• Electron beam computed tomography. This test identifies and measures calcium buildup in and around the coronary arteries.

    Your doctor may also order the following blood tests:


  • A fasting glucose test to check your blood sugar level
  • A fasting lipoprotein profile to check your cholesterol levels

    Prevention or delay

    Preventing or delaying coronary artery disease (CAD) begins with knowing which risk factors you have and taking action. Remember, your chances of developing CAD increase with the number of risk factors you have.


    Know your family history of health problems related to CAD. If you or someone in your family has CAD, be sure to tell your doctor. Make sure everyone in your family gets enough exercise and maintains a healthy body weight.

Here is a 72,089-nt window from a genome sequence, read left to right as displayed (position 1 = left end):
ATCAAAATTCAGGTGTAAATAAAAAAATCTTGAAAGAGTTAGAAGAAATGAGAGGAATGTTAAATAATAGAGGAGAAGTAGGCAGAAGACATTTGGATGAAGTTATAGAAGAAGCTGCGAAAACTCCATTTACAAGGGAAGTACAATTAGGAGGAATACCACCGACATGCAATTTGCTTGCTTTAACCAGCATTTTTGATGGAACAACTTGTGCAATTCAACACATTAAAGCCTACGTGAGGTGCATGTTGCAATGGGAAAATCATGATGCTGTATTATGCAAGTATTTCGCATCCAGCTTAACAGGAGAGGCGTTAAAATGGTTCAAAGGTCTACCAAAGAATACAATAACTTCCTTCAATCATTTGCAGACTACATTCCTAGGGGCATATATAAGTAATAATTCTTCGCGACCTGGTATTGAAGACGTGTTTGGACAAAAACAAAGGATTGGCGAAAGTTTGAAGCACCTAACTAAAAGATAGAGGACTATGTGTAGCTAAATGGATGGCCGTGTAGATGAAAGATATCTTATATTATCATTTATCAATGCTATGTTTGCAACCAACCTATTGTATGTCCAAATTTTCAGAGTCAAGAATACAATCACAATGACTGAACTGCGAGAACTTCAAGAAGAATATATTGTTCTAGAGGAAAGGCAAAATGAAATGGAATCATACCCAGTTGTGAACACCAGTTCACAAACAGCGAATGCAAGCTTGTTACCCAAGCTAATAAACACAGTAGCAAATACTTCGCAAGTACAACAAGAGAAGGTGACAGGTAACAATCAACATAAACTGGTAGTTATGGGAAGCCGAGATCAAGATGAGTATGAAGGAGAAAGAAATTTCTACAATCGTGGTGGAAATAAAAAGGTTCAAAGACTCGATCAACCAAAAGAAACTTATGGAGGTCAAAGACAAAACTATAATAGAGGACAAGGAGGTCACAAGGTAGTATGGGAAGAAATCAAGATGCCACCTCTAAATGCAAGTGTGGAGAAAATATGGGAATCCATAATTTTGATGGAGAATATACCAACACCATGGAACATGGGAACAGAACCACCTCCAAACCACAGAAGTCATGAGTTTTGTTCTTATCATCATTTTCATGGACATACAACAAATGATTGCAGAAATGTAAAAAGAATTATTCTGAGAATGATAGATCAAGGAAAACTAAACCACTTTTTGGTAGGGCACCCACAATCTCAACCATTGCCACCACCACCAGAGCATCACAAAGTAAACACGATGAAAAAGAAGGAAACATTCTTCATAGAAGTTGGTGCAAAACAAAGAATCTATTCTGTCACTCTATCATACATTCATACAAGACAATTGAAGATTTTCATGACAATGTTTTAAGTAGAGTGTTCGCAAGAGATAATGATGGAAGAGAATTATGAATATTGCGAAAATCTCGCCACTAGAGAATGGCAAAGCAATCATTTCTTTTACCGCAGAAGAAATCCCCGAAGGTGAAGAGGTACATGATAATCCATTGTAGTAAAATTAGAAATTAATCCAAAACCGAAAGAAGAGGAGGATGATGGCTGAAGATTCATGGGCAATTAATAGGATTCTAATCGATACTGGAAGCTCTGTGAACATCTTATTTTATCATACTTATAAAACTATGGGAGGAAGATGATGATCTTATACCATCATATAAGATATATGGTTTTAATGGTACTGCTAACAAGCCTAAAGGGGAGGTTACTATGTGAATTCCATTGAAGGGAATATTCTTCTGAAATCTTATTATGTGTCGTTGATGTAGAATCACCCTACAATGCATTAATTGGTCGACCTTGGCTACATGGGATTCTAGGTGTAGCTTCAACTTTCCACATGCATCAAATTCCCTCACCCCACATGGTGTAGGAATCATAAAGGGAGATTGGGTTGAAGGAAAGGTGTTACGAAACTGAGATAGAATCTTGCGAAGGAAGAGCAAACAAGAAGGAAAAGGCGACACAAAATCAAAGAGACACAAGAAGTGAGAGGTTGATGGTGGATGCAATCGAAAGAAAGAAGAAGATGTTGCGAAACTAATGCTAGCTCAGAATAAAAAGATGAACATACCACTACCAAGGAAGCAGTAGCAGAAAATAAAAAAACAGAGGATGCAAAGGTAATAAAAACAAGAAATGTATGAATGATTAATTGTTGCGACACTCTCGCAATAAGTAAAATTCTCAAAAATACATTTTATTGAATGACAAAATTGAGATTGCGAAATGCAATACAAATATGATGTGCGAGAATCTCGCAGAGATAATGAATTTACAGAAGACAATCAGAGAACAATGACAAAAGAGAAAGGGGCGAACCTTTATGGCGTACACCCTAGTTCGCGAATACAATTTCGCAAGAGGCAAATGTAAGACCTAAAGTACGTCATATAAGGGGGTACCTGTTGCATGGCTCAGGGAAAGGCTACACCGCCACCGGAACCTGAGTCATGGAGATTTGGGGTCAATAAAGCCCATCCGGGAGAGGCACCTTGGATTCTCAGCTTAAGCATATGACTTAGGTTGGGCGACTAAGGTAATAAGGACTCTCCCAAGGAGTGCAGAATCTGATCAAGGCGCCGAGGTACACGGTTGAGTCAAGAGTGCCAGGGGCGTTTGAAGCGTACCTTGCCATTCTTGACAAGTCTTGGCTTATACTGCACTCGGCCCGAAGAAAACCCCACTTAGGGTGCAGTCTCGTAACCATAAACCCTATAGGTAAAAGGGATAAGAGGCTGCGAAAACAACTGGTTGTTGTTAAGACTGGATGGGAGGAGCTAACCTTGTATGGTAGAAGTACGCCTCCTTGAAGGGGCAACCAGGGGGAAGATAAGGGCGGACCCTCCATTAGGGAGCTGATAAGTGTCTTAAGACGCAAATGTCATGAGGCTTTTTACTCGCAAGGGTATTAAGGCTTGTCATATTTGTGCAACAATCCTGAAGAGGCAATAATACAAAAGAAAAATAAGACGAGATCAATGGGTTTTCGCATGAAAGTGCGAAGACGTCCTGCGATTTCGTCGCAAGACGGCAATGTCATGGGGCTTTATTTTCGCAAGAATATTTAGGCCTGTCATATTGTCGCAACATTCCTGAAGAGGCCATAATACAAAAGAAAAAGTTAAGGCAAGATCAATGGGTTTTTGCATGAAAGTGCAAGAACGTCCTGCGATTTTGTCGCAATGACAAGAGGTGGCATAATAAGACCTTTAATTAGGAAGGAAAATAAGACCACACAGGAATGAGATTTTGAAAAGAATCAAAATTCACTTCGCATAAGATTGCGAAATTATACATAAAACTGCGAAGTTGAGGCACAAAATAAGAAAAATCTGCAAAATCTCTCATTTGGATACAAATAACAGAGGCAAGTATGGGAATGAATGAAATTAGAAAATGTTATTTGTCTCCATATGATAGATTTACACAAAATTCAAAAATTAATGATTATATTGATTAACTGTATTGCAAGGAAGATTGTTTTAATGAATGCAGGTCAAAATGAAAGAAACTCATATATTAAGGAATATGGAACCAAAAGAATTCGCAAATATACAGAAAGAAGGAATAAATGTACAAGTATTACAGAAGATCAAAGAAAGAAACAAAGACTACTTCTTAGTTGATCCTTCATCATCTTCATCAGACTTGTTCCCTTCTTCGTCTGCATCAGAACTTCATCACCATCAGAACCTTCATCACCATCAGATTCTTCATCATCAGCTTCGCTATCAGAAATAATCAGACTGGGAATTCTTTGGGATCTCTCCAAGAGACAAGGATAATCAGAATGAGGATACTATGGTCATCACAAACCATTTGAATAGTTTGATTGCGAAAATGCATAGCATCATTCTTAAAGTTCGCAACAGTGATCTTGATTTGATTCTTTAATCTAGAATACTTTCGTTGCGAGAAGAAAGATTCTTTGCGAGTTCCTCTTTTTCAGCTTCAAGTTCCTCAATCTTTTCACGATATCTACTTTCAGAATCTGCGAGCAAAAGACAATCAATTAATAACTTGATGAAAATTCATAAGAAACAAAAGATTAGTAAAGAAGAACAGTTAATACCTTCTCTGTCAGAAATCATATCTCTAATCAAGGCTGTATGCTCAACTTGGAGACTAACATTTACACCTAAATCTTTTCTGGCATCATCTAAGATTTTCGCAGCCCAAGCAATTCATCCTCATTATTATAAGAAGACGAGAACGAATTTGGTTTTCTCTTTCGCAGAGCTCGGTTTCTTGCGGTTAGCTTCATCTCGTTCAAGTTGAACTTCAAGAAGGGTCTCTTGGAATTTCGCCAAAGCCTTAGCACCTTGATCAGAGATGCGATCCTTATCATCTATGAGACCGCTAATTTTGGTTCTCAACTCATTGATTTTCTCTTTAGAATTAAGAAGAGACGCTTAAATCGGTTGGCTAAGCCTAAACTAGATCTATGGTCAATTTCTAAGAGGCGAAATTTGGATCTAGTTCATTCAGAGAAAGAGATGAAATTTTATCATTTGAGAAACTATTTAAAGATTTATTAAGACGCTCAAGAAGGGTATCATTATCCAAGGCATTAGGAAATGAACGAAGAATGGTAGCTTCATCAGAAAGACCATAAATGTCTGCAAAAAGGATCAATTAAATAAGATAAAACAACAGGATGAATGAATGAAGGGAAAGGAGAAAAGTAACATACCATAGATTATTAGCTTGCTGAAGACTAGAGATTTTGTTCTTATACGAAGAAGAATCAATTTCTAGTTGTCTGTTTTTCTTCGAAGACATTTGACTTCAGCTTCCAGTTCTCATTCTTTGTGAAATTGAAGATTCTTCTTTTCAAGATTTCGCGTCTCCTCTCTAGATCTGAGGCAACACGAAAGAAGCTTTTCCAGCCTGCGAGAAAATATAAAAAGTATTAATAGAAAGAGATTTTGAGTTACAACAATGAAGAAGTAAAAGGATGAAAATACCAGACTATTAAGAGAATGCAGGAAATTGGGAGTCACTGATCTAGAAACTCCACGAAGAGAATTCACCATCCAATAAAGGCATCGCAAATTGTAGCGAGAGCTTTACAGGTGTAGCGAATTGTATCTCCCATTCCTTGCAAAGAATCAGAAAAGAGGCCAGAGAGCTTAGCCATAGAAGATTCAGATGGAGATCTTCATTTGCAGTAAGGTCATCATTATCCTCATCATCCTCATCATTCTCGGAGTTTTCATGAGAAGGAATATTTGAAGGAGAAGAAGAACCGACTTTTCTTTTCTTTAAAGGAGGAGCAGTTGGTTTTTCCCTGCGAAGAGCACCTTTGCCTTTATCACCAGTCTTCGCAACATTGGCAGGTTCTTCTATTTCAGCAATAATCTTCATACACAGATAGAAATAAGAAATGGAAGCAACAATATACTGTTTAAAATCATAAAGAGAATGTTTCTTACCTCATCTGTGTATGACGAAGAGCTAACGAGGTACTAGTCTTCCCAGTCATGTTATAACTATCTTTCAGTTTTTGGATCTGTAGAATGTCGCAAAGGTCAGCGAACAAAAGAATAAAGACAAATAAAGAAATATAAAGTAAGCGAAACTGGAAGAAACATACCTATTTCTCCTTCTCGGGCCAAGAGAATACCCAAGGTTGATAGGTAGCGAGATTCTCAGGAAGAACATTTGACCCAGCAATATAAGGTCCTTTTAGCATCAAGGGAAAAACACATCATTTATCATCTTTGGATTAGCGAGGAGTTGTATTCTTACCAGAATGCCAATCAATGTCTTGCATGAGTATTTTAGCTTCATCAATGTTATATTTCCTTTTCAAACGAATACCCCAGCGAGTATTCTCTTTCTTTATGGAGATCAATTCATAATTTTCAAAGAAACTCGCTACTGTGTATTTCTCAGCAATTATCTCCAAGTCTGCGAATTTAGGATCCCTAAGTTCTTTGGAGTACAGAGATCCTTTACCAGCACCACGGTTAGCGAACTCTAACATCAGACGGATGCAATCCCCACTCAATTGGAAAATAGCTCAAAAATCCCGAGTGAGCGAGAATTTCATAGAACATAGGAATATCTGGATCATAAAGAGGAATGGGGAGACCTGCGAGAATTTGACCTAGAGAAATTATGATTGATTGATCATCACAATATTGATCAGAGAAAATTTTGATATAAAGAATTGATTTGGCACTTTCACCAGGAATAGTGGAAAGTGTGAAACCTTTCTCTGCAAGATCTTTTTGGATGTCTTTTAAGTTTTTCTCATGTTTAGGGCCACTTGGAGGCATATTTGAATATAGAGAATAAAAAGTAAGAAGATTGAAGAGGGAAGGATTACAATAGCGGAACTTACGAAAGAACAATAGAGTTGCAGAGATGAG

By controlling your risk factors with lifestyle changes and medicines, you may prevent or delay the development of CAD.


    CAD can cause serious complications, but by following your doctor's advice and changing your habits, you can prevent or reduce the chance of:


  • Dying suddenly from cardiac problems
  • Having a heart attack and permanently damaging your heart muscle
  • Damaging your heart because of reduced oxygen supply
  • Having irregular heartbeats (arrhythmias)

    If you have any other health conditions, it is important that you follow your doctor's directions to treat those conditions. By staying as healthy as possible, you can lower your risk of developing CAD and its complications.



    Treatment for coronary artery disease (CAD) may include lifestyle changes, medicines, and special procedures. The goals of treatment are to:


  • Relieve symptoms
  • Slow or stop atherosclerosis by controlling or reducing the risk factors